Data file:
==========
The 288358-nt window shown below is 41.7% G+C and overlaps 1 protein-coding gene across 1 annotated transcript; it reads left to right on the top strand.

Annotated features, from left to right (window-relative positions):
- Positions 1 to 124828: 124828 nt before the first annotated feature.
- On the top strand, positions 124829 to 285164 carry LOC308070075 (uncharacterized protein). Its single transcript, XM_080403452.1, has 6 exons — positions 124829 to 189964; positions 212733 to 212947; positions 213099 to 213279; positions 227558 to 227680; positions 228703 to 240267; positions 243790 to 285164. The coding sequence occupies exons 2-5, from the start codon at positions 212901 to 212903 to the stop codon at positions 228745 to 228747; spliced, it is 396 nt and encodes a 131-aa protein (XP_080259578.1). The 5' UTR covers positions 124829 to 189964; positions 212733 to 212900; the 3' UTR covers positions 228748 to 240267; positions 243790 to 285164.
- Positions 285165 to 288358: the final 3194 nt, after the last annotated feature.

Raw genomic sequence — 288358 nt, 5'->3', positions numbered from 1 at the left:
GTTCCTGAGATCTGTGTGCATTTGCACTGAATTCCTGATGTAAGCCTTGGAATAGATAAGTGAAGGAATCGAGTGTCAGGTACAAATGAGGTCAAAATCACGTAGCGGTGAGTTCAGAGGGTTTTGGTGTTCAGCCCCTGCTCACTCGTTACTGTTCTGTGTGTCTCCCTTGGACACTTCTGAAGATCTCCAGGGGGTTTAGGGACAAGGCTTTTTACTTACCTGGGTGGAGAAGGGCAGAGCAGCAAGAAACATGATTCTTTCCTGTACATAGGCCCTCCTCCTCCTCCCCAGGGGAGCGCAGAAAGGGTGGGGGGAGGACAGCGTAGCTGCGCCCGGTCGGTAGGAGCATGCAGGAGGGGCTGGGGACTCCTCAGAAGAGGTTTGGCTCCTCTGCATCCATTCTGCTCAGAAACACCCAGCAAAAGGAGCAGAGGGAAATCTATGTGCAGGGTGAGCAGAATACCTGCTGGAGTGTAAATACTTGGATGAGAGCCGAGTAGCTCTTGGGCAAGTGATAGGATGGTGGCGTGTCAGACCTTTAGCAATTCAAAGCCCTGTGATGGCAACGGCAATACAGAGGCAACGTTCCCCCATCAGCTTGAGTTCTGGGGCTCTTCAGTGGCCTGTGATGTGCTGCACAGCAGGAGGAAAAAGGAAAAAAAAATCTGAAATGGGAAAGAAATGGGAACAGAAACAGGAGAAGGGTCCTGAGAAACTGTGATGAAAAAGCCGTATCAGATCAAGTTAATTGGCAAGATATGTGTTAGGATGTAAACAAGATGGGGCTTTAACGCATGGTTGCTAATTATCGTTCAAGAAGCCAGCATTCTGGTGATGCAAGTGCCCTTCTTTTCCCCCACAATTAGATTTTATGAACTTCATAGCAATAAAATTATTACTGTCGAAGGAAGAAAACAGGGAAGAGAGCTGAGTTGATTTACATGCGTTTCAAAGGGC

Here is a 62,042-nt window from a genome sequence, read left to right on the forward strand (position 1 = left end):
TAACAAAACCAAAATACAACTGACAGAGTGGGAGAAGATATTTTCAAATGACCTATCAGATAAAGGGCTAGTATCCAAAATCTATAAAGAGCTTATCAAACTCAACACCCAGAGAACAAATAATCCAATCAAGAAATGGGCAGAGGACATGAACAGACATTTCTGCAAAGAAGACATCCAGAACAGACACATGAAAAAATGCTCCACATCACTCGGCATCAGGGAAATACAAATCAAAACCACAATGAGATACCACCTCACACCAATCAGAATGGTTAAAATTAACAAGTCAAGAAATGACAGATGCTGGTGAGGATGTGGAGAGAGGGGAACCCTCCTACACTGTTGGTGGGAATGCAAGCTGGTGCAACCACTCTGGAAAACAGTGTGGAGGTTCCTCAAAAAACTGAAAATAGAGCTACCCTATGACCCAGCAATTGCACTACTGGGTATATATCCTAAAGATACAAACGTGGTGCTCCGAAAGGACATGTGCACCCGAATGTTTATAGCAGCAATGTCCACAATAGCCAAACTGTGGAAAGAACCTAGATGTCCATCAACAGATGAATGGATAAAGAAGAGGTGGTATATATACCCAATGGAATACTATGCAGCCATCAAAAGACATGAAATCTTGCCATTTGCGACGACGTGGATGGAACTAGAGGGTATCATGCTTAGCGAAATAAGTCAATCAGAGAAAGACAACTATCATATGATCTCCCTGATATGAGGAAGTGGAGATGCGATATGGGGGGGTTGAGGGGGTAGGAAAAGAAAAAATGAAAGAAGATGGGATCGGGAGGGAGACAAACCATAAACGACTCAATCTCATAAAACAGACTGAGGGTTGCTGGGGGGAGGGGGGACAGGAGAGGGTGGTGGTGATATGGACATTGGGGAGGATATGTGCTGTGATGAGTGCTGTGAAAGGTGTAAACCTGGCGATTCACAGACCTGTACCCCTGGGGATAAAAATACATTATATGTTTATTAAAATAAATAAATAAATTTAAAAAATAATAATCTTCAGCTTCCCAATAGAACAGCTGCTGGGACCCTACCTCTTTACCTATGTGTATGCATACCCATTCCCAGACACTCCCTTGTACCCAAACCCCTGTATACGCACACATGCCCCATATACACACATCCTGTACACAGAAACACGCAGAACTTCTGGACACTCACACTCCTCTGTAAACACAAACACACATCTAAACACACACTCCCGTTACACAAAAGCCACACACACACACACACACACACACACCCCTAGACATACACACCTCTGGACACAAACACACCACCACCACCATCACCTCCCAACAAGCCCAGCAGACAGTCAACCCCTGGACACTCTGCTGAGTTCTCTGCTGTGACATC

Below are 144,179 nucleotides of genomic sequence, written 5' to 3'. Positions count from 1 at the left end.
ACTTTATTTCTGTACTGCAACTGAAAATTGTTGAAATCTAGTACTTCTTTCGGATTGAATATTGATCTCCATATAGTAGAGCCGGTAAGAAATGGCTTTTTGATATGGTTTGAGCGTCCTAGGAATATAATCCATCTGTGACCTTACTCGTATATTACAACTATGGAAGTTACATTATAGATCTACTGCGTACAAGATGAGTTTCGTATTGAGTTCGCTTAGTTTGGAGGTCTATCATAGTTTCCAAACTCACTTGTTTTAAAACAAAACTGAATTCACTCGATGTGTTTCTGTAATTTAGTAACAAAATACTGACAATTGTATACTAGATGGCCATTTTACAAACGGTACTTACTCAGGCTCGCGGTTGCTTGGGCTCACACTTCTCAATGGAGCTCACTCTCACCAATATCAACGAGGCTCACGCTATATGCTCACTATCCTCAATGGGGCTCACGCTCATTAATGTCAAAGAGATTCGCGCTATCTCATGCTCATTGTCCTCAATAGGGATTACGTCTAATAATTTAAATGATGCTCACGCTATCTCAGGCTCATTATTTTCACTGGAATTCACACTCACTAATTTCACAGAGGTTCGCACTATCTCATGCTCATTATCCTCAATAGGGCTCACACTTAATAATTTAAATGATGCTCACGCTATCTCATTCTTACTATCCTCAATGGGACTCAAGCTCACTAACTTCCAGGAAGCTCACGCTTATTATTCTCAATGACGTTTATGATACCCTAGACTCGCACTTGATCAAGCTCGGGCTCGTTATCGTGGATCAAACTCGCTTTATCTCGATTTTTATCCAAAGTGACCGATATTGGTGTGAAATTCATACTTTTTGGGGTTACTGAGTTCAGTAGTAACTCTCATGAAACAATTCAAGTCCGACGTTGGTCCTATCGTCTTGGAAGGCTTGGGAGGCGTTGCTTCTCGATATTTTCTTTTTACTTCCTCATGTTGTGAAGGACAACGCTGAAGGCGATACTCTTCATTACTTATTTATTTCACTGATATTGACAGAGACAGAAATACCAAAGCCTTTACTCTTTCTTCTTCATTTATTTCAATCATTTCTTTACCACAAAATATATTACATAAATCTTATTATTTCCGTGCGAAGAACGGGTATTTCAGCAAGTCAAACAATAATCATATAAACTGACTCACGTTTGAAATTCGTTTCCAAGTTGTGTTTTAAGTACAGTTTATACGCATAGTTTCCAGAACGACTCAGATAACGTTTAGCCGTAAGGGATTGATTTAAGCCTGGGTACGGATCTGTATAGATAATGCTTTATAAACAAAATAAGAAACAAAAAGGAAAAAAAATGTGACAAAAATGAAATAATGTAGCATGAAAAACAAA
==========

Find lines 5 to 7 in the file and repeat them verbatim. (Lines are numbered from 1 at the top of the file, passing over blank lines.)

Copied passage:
- Positions 285165 to 288358: the final 3194 nt, after the last annotated feature.

Raw genomic sequence — 288358 nt, 5'->3', positions numbered from 1 at the left:
GTTCCTGAGATCTGTGTGCATTTGCACTGAATTCCTGATGTAAGCCTTGGAATAGATAAGTGAAGGAATCGAGTGTCAGGTACAAATGAGGTCAAAATCACGTAGCGGTGAGTTCAGAGGGTTTTGGTGTTCAGCCCCTGCTCACTCGTTACTGTTCTGTGTGTCTCCCTTGGACACTTCTGAAGATCTCCAGGGGGTTTAGGGACAAGGCTTTTTACTTACCTGGGTGGAGAAGGGCAGAGCAGCAAGAAACATGATTCTTTCCTGTACATAGGCCCTCCTCCTCCTCCCCAGGGGAGCGCAGAAAGGGTGGGGGGAGGACAGCGTAGCTGCGCCCGGTCGGTAGGAGCATGCAGGAGGGGCTGGGGACTCCTCAGAAGAGGTTTGGCTCCTCTGCATCCATTCTGCTCAGAAACACCCAGCAAAAGGAGCAGAGGGAAATCTATGTGCAGGGTGAGCAGAATACCTGCTGGAGTGTAAATACTTGGATGAGAGCCGAGTAGCTCTTGGGCAAGTGATAGGATGGTGGCGTGTCAGACCTTTAGCAATTCAAAGCCCTGTGATGGCAACGGCAATACAGAGGCAACGTTCCCCCATCAGCTTGAGTTCTGGGGCTCTTCAGTGGCCTGTGATGTGCTGCACAGCAGGAGGAAAAAGGAAAAAAAAATCTGAAATGGGAAAGAAATGGGAACAGAAACAGGAGAAGGGTCCTGAGAAACTGTGATGAAAAAGCCGTATCAGATCAAGTTAATTGGCAAGATATGTGTTAGGATGTAAACAAGATGGGGCTTTAACGCATGGTTGCTAATTATCGTTCAAGAAGCCAGCATTCTGGTGATGCAAGTGCCCTTCTTTTCCCCCACAATTAGATTTTATGAACTTCATAGCAATAAAATTATTACTGTCGAAGGAAGAAAACAGGGAAGAGAGCTGAGTTGATTTACATGCGTTTCAAAGGGC